13 Sep 2023

Santosh Iyer, managing director of Mercedes-Benz India, says the luxury car market will grow in double digits and outpace the mainstream market.
Santosh Iyer, managing director of Mercedes-Benz India, is of the opinion that the Indian luxury car market will continue to grow in double digits in the coming decade. What's more, it will outpace the mainstream passenger vehicle market by 2-3% as the favourable change in perception towards acquiring luxury cars along with the growing economy will drive the market to new heights.
The Indian luxury car market recorded cumulative sales of 37,000 units in CY2022. Thus, considering even a lowest double-digit CAGR of 10%, the Indian market may double to over 80,000 to 90,000 units-per-annum sales by 2030.
Speaking on the sidelines of the launch of the all-new Mercedes-Benz GLC on August 9, Iyer told Autocar Professional that the compounded annual growth rate of around 10% is a “very reasonable number” for the luxury car market.
Declining to give a specific number guidance, Iyer said: “If you look at the total passenger vehicle market, it has grown by 6-8% and luxury market growth has been 8-10%, which means the luxury segment is slowly increasing penetration. It had gone to 0.9% of the overall market and now it is close to 1.1 percent. It is a slow and steady penetration but to be very pragmatic I think double-digit growth in the region of 10% is what can be sustainable.”
This would also mean that the luxury car market’s penetration could potentially increase to over 1.5 to 1.8% of the overall Indian passenger vehicle market, which could hit 5 to 6 million units per annum by 2030, as forecast by the country's top two car makers, Maruti Suzuki India and Hyundai Motor India.  
To be sure, post covid, the luxury car market has bounced back with vengeance growing at almost double the pace of the mainstream market – on account of a low base.
So far in the first half of this calendar year, the total market has crossed the 20,000 units mark, with a higher second half due to the festive season, the luxury car market is on course for a new peak of 43,000 units this year, say industry players.
Iyer said there are two critical aspects for future growth of total industry volumes – the economic development and the cultural development.
He said all the economic parameters of strong corporate results, high GST collection and growing economy has helped the market to grow at a very healthy pace so far and as the nation moves towards a US$5 trillion economy, with a younger demographic, the market should eventually hit a take-off point.
“The culture transformation is happening, it’s a bit slower, but there will be an inflection point when they both come together in a significant manner, post 2030. Then one may see growth will accelerate beyond low double-digit growth,” he added.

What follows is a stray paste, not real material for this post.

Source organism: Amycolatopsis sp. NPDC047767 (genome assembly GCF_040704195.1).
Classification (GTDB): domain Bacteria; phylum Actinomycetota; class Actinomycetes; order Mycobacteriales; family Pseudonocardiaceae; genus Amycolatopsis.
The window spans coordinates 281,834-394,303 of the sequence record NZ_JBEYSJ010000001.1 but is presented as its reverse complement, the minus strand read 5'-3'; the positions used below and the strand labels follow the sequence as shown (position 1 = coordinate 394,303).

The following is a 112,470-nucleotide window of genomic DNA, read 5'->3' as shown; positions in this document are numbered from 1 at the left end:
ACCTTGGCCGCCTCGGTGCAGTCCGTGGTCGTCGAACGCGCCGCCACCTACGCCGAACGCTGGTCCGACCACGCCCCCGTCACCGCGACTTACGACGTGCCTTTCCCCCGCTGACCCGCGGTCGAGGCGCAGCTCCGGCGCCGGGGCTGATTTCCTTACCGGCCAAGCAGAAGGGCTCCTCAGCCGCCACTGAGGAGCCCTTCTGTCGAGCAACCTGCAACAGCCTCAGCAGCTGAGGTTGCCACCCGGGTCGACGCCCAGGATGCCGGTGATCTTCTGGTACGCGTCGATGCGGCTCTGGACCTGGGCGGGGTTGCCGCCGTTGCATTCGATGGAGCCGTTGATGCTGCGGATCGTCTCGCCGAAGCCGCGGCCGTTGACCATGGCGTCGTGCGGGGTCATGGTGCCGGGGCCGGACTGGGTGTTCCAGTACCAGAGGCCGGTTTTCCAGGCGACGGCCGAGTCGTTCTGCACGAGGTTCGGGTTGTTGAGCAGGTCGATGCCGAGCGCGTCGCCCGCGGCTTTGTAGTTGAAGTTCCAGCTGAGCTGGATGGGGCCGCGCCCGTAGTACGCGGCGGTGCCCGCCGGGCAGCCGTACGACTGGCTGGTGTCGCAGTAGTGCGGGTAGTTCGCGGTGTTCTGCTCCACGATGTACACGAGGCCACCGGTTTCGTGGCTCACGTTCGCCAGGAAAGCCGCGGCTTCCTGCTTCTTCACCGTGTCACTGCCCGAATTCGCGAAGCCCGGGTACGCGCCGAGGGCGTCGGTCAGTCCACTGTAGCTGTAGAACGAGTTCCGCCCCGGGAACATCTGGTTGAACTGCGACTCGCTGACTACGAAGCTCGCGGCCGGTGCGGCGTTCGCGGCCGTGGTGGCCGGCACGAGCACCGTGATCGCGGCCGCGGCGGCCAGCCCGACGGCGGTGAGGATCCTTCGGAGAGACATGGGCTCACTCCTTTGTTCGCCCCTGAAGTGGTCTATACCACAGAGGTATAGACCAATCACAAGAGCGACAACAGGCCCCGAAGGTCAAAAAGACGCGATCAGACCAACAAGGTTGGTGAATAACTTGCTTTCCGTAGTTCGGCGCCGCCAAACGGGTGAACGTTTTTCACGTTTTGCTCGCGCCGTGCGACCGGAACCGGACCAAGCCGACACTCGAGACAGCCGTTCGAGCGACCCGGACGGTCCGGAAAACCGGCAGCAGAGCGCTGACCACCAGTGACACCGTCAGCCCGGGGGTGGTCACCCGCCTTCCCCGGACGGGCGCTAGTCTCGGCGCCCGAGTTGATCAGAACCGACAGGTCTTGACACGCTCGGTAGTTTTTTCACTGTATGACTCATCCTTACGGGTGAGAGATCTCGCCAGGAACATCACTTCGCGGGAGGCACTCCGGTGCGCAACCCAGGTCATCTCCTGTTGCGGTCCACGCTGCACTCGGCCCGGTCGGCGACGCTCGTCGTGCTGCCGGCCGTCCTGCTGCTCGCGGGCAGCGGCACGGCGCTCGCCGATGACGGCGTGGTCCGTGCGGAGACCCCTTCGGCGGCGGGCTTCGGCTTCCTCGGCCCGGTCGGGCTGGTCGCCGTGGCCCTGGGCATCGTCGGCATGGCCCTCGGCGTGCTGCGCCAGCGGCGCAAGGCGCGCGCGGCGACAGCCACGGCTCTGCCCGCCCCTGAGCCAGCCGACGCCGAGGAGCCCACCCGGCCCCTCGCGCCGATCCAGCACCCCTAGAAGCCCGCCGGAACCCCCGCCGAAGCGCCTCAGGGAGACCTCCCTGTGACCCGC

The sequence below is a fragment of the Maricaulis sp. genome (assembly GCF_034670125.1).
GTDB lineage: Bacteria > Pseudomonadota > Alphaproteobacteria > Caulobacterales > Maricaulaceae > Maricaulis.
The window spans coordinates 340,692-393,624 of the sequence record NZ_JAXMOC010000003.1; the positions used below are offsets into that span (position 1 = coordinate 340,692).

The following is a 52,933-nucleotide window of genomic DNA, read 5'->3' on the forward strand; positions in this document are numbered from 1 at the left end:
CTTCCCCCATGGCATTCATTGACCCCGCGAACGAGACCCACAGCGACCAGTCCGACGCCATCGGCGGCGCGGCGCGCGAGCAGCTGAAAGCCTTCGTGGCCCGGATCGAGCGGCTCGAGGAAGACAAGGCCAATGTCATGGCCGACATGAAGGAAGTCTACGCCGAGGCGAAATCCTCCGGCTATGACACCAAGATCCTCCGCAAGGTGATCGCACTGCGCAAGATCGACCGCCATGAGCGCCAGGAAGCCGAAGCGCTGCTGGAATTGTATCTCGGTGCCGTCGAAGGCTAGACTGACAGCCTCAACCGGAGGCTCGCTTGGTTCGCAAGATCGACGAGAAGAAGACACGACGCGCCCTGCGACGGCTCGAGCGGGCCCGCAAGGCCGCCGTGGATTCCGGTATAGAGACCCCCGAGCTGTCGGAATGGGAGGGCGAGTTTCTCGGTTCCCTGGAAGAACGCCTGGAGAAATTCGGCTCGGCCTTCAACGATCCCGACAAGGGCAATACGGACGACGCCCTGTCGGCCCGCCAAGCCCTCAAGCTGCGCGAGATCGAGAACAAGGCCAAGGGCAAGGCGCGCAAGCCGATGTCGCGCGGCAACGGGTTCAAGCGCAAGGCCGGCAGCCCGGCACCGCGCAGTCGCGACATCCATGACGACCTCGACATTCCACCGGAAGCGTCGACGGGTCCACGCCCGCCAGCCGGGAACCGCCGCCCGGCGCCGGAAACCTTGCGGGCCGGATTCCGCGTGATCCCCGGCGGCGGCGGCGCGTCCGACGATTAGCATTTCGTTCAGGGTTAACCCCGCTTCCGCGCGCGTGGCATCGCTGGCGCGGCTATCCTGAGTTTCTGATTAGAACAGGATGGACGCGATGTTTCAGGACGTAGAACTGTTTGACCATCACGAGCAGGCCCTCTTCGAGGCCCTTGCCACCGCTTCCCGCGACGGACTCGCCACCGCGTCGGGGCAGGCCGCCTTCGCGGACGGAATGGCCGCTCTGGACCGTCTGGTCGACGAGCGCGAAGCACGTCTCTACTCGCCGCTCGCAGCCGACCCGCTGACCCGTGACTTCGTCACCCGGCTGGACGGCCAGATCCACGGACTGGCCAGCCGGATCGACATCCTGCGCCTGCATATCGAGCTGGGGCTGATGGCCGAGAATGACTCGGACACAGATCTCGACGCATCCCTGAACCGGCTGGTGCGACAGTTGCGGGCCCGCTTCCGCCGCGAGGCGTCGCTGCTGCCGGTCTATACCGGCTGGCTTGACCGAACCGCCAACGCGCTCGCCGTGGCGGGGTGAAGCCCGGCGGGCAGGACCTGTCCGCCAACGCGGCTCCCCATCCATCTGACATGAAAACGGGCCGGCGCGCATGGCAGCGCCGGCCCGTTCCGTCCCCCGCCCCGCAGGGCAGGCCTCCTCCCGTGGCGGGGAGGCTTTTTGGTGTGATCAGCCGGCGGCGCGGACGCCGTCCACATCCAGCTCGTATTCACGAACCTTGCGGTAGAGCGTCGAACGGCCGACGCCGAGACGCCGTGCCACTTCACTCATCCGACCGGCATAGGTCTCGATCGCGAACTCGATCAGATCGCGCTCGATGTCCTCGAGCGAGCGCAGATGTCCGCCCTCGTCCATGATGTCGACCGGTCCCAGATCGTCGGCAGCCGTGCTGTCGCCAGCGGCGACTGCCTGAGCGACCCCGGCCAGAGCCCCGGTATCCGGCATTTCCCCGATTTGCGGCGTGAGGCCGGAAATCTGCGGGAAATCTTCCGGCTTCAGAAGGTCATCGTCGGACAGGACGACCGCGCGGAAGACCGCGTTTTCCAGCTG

Mercedes Benz India today is the largest car maker in the country and it assembles about 14 models at its factory from an entry A class, to the top of the line AMG performance cars and EQS – all electric vehicles. Thanks to the rising demand and a significant order backlog of over 2500 to 3000 units, the company has added a third shift to cater to the waiting customers.
With the launch of the GLC, the order book has further swelled to about 4000 units, with the new mainstream SUV, generating 1500 units of orders amounting to Rs 1000 crore in revenues within 15 days of opening the bookings, which Iyer claims is the highest ever for a new launch in such a short span of time.
The head of the largest luxury car makers says that the introduction of new models continues to drive sentiment as well as the momentum in the market, and his company has lined up 4 new models for the rest of 2023, to keep the excitement high.
And for him, the biggest priority is to build the desirability of the brand over volumes. In line with the global vision, the company’s top end vehicle or TEV portfolio priced over Rs 1.5 crore has been the fastest growing accounting for almost 25% of its overall sales.
Also with the average price points moving up, the residual value of luxury cars too is moving up for Mercedes Benz.
Experts say the market is maturing fast and the strong residual value could drive the new car sales in the future.
Iyer says the car replacement cycle period has come from 48 to 60 months a few years ago to 36 to 48 months and with Mercedes Benz’s residual value of the car improving – it will trigger future replacement demand.
“Our used Mercedes Benz cars fetch much higher value than what they used to in the past. A three year old used vehicle would earlier fetch a value of 50-55%, today that value has moved up to 60-65%, this in a way could drive new car demand in the future,” added Iyer.
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